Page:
One possible scenario for a tidally locked planet is what’s known as the “eyeball Earth” model, in which a planet starts out entirely covered with ice—which then melts on the side facing the sun. To an observer from space, this could look like an eyeball, explains Angerhausen. Or, with an ocean that transports enough heat, you could end up with a lobster-shaped ocean surrounded by ice.
In the most extreme scenarios, the heat on the light side becomes so extreme that water can’t exist. But with enough of a temperature difference, it can re-form on the nightside.
That’s what happens on a tidally locked planet called WASP-103b, a “hot Jupiter”–type world. According to Vivien Parmentier at Aix Marseille University, an author (along with Kreidberg) on a recent study of WASP-103b, water molecules are destroyed on the dayside of the planet, only to drift back to the nightside and recombine into water molecules that form clouds ... and then the process repeats.
Beyond the problems with finding liquid water, a tidally locked world around a red dwarf could have other issues, says Carone. Red dwarfs are “notoriously temperamental” and tend to go through long phases in which they flare up and eject material into space.
Read: Astronomers have found planets in the habitable zone of a nearby star
These flare-ups could heat the atmosphere of a planet in the habitable zone, while the star could also eject material that strips away the atmosphere. This happened to Earth early on, when our original atmosphere was torn away from us. Afterward, Earth “sweated out” another atmosphere from trapped carbon dioxide. But on a tidally locked world, a violent-enough solar disruption could get rid of a second atmosphere, too.
Even with an atmosphere, the dayside of the planet could be exposed to deadly radiation, says Parmentier. The light from a red dwarf wouldn’t provide enough of the UV wavelengths needed to make ozone—so this planet, unlike Earth, might not have an ozone layer. (In my novel, direct sunlight isn’t just too hot; it actually causes nasty burns, so people have to stay in the shade.)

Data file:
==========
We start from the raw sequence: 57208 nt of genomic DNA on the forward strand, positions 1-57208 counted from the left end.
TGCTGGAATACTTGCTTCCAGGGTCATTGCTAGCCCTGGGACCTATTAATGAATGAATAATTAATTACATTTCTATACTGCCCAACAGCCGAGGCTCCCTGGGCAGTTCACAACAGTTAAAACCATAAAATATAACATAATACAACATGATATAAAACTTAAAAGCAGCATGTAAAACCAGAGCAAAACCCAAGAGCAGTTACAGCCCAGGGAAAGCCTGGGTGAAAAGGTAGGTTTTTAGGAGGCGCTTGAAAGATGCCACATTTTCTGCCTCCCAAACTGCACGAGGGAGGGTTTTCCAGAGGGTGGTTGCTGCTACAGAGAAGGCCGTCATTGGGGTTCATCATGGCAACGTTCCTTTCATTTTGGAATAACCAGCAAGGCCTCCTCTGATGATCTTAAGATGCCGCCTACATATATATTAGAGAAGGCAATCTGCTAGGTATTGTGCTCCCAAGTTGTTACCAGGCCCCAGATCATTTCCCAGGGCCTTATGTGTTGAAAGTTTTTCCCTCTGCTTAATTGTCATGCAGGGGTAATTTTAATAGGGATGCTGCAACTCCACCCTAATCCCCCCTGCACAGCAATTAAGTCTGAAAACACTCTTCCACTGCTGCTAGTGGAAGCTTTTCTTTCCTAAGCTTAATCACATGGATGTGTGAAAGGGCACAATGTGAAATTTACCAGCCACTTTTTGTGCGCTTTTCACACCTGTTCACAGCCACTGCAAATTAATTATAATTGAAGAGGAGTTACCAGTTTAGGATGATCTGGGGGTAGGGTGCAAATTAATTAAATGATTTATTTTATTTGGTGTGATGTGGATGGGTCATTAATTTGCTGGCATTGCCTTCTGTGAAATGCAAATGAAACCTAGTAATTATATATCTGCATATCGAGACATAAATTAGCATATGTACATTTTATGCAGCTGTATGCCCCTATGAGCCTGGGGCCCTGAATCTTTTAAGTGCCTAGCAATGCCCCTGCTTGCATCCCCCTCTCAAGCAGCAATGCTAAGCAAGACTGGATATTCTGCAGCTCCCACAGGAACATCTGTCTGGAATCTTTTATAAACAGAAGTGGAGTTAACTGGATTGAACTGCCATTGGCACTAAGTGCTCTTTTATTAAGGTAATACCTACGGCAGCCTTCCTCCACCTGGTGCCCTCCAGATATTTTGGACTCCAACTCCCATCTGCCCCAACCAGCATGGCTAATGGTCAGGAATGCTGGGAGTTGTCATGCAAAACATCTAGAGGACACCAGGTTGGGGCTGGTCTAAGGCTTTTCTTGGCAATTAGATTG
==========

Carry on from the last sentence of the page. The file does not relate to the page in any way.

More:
Any humans living on the planet would also need to eat and breathe, and the physicists Joseph Gale and Amri Wandel of Hebrew University have been studying whether plant life could survive the flares and radiation exposure. At first, plants might evolve in the ocean to take advantage of the protective layer of water. But eventually, if the star became less violent, the planet could develop an atmosphere thick enough to allow plants to grow on land. Gale and Wandel have also calculated that there would probably be enough light in the visible spectrum to allow normal photosynthesis.
With an atmosphere that could sustain life, though, there would also be air currents strong enough to cool the planet’s dayside. The temperature might end up being about the same as in Earth’s tropical regions. An atmosphere could also help create a layer of cloud that would serve as a permanent sun shade. As scientists such as Carone have been making computer models of tidally locked worlds, they increasingly believe humans could live outside the terminator region.